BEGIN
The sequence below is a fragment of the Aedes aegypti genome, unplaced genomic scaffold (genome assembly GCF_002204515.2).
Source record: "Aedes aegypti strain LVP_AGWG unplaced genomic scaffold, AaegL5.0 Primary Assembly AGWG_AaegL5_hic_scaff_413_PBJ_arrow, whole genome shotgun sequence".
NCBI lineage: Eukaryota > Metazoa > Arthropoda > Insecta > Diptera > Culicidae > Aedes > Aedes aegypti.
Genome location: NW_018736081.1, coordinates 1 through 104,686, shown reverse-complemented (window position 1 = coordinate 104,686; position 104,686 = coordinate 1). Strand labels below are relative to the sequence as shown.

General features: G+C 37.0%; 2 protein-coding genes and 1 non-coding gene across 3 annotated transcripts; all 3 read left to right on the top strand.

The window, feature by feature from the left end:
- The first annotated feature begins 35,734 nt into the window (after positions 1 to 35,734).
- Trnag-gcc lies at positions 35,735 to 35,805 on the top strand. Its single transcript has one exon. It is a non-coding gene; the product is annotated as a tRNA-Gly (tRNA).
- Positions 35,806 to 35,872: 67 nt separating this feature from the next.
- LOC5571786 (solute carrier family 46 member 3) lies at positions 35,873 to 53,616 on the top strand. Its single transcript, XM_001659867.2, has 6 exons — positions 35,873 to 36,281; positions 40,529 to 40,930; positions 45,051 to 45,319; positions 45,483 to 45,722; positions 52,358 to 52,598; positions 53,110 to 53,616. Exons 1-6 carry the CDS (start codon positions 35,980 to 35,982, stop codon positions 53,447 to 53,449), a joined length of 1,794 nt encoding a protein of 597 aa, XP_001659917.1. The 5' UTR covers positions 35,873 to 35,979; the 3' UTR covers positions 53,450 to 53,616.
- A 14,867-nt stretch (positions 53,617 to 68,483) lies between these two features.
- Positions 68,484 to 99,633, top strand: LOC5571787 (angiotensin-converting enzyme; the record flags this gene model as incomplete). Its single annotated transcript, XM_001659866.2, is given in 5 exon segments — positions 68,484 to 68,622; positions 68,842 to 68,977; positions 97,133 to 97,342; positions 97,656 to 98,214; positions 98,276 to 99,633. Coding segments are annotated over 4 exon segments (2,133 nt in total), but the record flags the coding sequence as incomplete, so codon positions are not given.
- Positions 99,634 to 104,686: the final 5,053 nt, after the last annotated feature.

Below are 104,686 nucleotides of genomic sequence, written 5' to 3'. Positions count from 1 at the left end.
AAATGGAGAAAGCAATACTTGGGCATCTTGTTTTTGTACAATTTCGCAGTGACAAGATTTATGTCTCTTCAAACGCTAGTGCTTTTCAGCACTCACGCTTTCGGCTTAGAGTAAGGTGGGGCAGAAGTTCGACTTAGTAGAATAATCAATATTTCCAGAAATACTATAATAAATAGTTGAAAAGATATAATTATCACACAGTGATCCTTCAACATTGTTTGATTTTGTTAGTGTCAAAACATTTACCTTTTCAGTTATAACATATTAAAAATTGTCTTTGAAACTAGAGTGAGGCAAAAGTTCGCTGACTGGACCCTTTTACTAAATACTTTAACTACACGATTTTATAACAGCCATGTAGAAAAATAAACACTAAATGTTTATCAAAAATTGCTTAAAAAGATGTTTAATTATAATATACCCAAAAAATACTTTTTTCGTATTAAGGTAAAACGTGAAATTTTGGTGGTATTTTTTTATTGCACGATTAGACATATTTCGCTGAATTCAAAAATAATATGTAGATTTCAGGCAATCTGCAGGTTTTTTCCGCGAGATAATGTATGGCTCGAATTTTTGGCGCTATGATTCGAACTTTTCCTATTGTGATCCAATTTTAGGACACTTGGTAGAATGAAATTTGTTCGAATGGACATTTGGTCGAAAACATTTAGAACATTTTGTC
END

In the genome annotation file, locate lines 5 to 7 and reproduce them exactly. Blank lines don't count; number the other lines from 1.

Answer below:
General features: G+C 37.0%; 2 protein-coding genes and 1 non-coding gene across 3 annotated transcripts; all 3 read left to right on the top strand.

The window, feature by feature from the left end:
- The first annotated feature begins 35,734 nt into the window (after positions 1 to 35,734).